“I’m on glass duty tonight.”
“Soon they would begin to cry, ‘Anne, Anne! Has anyone seen Anne? We have no soup spoons!’ And I’ll try to say, “I’m sorry! I’m sorry you’ll have to drink your soup with the undersized desert spoon!” We laughed, but I knew no one would be able to hear me if we went under; I would be muffled by layers of sea.
Our hysterics were soon interrupted by Uncle Harry, who cast his rowboat beside our desolate dingy.
“Need a tow?” he asked. His hair was long and turning gray.
“Yes please, Uncle Harry.”
He cleated our painter to the stern of his rowboat and began to carry us into shore. He was shirtless, and this is when I noticed his nipples were pierced. Two hoops dangling from each nipple, small ornaments for Uncle Harry’s hairy chest. I had never seen pierced nipples before, but he brought us back to the dock. We thanked him and he continued to row up the creek. I don't think he is a bad man.
“I own four thousand million books. That's a real number too, I ain't making that fuzz up,” says the man. His hair is long, harnessed in a ponytail; his khaki capris are worn, and a pair of thin-wired glasses sit perched on his nose. He had introduced himself as Manuel, which was hard to decipher over the music of Lungfest. He had stumbled over to our plot of green and decided to stay a while.
“Oh that's interesting,” I reply, twisting my toe into the ground, creating a small canyon in the dirt. Esme was off talking to one of the yellow haired Lamont boys, one she knew from school. Other summer families sway to the Lungfest music: the Watsons with wine glasses in hand and the Thatchers towing a pair of unfamiliar guests.
“They used to fit into fifty-six bookshelves that would align my library – well – I didn’t have a library, it was a kitchen. But a kitchen lined with shelves. It was my librichen.” Manuel says.
“A librichen?” I watch his eyes turn behind the glasses, rolling deep and wide like tides.
“My librichen! But then my wife and I got divorced, woman took half my books. Now I only have twenty-five books,” Manuel said. He puts his hand in mine and begins to twist me to the smoke alarm melody, as if he were a bear swatting at a beehive. Heaving back and forth like a tempered wave, we move across the lawn. I am too frightened to let go.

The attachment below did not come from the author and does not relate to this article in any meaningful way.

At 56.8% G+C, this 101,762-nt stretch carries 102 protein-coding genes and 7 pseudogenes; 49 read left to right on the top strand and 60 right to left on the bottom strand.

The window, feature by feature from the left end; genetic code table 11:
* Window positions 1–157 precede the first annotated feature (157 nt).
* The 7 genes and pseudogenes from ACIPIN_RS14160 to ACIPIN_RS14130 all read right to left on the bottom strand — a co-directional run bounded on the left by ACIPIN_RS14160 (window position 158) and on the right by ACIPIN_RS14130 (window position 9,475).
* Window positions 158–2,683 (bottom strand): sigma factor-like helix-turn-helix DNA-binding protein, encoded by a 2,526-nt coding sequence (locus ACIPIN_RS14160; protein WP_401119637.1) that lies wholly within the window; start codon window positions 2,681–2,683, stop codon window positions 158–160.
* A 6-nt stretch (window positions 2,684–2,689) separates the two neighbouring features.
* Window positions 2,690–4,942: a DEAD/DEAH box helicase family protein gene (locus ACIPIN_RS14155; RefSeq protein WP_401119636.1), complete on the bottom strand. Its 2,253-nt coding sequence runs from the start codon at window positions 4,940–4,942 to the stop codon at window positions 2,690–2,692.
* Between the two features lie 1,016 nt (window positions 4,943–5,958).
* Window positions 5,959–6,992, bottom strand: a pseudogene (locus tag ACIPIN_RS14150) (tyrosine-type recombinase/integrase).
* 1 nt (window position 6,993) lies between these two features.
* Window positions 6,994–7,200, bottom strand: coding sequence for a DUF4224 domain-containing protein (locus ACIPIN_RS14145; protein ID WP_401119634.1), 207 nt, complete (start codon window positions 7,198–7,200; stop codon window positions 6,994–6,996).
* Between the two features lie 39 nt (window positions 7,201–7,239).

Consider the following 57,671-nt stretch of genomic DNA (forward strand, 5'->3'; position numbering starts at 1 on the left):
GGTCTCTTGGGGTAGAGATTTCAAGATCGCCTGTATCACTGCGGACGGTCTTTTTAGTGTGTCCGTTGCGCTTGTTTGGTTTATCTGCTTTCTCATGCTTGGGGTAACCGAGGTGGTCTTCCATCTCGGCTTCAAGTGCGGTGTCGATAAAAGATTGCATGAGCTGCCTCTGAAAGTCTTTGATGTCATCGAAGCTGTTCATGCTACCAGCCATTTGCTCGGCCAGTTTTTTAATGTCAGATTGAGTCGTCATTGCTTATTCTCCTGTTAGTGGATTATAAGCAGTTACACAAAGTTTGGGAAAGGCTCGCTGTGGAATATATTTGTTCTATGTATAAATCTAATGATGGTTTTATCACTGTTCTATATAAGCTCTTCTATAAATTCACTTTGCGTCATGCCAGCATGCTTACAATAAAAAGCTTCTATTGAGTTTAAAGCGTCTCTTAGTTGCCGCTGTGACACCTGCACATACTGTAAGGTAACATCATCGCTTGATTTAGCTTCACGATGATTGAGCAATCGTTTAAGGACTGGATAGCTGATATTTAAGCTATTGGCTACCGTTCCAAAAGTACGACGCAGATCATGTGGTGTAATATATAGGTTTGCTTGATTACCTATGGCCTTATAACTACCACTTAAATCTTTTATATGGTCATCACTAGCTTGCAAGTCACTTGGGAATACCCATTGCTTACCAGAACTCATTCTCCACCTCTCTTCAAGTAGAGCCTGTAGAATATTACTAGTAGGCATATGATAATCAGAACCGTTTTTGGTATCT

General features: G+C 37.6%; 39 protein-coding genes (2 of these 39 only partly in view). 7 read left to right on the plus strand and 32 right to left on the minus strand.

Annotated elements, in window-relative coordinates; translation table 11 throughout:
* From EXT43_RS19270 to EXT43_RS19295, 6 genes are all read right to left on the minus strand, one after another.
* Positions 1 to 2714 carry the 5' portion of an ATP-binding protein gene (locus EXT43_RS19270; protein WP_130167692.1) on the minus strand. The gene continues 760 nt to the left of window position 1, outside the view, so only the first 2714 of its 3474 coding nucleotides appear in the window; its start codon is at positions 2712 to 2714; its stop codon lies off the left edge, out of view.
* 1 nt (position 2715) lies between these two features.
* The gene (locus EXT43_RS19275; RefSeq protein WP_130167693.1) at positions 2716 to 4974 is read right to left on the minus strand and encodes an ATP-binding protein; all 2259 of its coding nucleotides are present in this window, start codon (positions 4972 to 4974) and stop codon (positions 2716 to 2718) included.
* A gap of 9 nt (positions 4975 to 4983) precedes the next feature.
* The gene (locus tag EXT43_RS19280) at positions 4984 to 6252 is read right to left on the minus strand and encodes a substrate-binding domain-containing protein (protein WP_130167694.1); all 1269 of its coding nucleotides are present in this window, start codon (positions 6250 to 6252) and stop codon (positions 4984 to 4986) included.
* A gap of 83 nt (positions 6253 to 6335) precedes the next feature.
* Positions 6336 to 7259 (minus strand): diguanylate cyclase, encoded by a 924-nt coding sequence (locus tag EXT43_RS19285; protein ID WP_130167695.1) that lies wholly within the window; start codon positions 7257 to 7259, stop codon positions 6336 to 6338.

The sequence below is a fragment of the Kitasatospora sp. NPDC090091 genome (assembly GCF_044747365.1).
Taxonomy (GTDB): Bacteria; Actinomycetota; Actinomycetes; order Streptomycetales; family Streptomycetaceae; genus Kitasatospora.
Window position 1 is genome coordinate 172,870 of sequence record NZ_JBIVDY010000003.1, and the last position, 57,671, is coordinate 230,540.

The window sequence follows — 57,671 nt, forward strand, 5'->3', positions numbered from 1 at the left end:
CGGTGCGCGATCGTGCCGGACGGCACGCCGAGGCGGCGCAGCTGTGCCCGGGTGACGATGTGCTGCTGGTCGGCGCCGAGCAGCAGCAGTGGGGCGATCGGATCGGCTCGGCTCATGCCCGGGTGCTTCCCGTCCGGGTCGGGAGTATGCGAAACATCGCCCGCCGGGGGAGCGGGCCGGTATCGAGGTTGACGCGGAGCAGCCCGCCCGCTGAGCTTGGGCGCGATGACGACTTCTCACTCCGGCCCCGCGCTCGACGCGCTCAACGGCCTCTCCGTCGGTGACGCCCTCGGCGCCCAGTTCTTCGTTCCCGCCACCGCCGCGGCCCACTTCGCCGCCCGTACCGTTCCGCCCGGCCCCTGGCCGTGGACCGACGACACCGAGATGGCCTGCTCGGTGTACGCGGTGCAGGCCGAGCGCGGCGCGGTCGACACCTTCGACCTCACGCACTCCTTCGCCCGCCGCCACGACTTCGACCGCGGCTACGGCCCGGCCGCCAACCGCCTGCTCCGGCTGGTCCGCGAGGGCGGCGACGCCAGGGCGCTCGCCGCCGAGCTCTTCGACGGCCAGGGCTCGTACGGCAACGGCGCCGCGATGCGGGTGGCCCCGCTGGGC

“You were married? She took that many books?”
“Married? Me? No. Never.” He stops, planting his feet into the worn ground and reaching his hands to the sky. “I’ve never been so happy in my entire life!” he cries. I stand, immobile with him, unsure if I should be raising my hands too.
Esme’s French cousin grabs my arm and pulls me back towards familiar faces.
“He, not good.” She says, stroking my hair and curling the ends with her finger.
Police cars were corralled in the ferry station, their blinking lights reflecting throughout the thoroughfare. I had heard the sirens earlier that morning headed down Crabtree Road, just a mile away. At breakfast the table was full but no one was eating.
“They were visiting the Thatchers, the two brothers, for Lungfest. Staying at their house, you know the one down on Crabtree?” said an uncle.
“I heard it was over a girl,” said another.
“Deputy said they found the older brother on the couch this morning.”
“Poor thing, such a shame.”
“I heard they were on drugs,” mumbled an aunt. The table went still. A spoon slipped on the ridge of a saucer, ringing until it settled.
“But to kill your own brother? That makes you want to lock your door, even on North Haven.”
Mom said it was a crime of passion, something that was very sad. The papers wrote that the Thatchers had a sword collection with exquisite pieces from the Revolutionary War.
Esme and I rode our bikes to the North Haven Grocery to pick up flour, eggs, and sugar for baking. It was a rainy day. The Grocery is small, and has three aisles that are always over stocked in August to feed the flood of summer people. The cashier was a cute boy who lived on Island year round. His name was Jess. When we were younger, Jess and I used to go crabbing down by the dock when it rained. The crabs would always come out in the rain and bite on the turkey we would tie to a string. I normally like talking to Jess when I go to the Grocery but this morning he was setting out a jar to collect change and dollar bills. The jar sat on the counter, a note taped to the front: “Donations for the Thatchers’ new couch.”